McDonough School of Business professor of marketing Alan Andreasen received the 2015 William L. Wilkie Marketing for a Better World Award from the American Marketing Association Foundation on Feb. 14. The award recognizes leaders in marketing who have contributed to improvements in the application of marketing around the world. Throughout his career, Andreasen has worked with nonprofits including the World Bank, American Cancer Society, AARP, USAID, American Red Cross and public health programs in Egypt, Thailand, Colombia and Bangladesh. The professor, who will retire later this year, reflected on his career using marketing in a socially conscious manner.
Well, first of all, congratulations on receiving the Wilkie Award. This Q&A will serve to inform students about your work and the recognition you have received. So how do you feel about receiving the award?
I am very grateful that it came at this point in my career. I am about to retire from Georgetown and having the American Marketing Association recognize my lifetime contributions in [marketing]. I have focused on this, so it is very gratifying.
What are the main interests you have focused on in your study of marketing over the years?
The main thing I have focused is, how do concepts, ideas and approaches serve the interests of social issues? Both dealing with problems of polar consumerism in the United States and dealing with the problems that aren’t necessarily market-place problems but where marketing ideas can apply around the world in such areas as child diarrhea, rings of population, problems of other kinds such as HIV/AIDS, which show that marketing ideas can get people to do things like protect themselves against AIDS, or get appropriate medicines, or send their daughters to school and so on: where marketing ideas can promote these desirable behaviors.
How have you yourself, outside the classroom, applied your studies of marketing to your real-life experiences as a marketing consultant?
I have gone around the world and advised a lot of programs about social problems including, early on, how to get mothers in Africa to rehydrate their kids, who are experiencing diarrhea. It might seem like a simple problem, but apparently it was the case that kids who are undernourished to begin with, in an environment that is very toxic, very prone to diseases, for them to get sick and get diarrhea, [which] very often can lead to death because they simply, in a sense, drain all the important liquids in their body. So, very early on, some things that I have dealt with were how to get mothers to rehydrate kids when they have severe diarrhea in very poor countries. You are talking about, in a sense, a consumer behavior consuming a product that is, in this case, rehydration solutions.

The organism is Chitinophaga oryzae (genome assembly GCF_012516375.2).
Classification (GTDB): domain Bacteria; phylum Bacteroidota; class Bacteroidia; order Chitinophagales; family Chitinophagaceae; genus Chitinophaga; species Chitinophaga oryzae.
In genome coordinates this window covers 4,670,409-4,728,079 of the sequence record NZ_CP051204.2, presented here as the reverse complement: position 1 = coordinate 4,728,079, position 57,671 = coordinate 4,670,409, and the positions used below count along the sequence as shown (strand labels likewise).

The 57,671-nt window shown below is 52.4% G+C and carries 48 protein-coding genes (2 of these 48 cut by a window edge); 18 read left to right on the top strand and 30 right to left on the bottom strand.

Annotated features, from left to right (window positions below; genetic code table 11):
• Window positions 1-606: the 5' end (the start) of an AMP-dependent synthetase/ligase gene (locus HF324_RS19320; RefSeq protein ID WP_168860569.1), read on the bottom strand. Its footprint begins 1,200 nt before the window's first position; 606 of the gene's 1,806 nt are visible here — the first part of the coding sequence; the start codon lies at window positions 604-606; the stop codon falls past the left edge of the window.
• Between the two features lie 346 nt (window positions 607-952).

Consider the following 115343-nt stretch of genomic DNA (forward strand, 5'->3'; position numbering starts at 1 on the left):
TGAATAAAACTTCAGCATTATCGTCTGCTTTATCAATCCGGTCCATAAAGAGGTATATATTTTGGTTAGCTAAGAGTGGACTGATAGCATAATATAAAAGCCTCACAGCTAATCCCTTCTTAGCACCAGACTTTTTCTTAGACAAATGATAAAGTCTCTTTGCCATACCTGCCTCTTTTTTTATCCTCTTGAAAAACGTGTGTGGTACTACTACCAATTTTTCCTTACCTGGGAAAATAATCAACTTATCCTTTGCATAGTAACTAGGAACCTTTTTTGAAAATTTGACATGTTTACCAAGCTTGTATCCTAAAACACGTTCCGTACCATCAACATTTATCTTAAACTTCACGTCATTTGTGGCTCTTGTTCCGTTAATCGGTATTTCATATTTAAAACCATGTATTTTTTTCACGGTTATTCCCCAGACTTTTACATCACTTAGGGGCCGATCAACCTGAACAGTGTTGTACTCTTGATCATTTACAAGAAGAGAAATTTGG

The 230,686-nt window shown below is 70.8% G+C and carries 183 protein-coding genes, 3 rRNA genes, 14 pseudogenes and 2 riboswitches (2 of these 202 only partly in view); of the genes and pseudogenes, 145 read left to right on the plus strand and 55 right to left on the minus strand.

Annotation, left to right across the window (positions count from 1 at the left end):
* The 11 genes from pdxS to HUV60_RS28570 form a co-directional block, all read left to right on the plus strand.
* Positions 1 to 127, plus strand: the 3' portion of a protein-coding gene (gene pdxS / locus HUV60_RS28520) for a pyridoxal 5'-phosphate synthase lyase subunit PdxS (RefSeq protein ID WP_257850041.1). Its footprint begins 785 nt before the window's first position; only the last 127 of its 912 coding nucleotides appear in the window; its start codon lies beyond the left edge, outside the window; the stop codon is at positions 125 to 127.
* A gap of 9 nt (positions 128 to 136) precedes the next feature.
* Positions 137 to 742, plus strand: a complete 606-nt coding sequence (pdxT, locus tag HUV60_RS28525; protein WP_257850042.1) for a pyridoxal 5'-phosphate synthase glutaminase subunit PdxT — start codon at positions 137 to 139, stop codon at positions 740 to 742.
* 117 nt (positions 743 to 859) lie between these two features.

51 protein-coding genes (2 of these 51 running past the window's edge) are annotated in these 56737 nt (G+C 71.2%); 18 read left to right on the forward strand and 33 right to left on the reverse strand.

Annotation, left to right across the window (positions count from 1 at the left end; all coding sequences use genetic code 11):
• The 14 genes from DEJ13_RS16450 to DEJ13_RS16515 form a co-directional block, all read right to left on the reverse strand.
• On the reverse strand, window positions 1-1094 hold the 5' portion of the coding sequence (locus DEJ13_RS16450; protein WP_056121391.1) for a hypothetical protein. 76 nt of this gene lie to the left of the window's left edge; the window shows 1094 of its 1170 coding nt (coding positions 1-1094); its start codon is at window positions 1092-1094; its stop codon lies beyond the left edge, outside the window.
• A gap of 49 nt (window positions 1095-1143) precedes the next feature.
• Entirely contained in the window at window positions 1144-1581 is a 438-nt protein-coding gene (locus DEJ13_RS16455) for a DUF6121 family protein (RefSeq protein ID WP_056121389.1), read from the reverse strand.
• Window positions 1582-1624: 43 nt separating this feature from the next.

Could you briefly explain the solution that you came up with for that?
Well, part of it is just reaching the families and to some extent using people, in a sense — role models in the communities who are doing this kind of behavior so people will see that it is a good thing to do, but it also has sanctions by opinion leaders in the community. Of course, the opinion-leader concept is one that has a long history in marketing and is used by lots of marketers to promote their product.
How do you think Georgetown or the McDonough School of Business has supported or contributed to your success?
They have provided me with greatly interesting students who constantly challenge my ideas, they provide me with opportunities to teach courses around these subjects, which are usually called social marketing or social enterprise. The whole area of social enterprise is one that the business school has grown dramatically and brought in a lot of other people like [Georgetown Social Enterprise Director] Bill Novelli to promote this whole area. Georgetown has been both supportive of me individually and has seen the benefits including the broad area of social enterprise as something that it ought to participate in, to support and to make as part of its offerings in the business school.
After all these years researching this topic, what would your main takeaway be from your study of marketing outside of this business context for theses social purposes and nonprofits?
I think not only my main takeaway, but the one I hope others appreciate, is that concepts developed in marketing in the commercial sector can be extremely valuable in promoting social behaviors around the world that need addressing.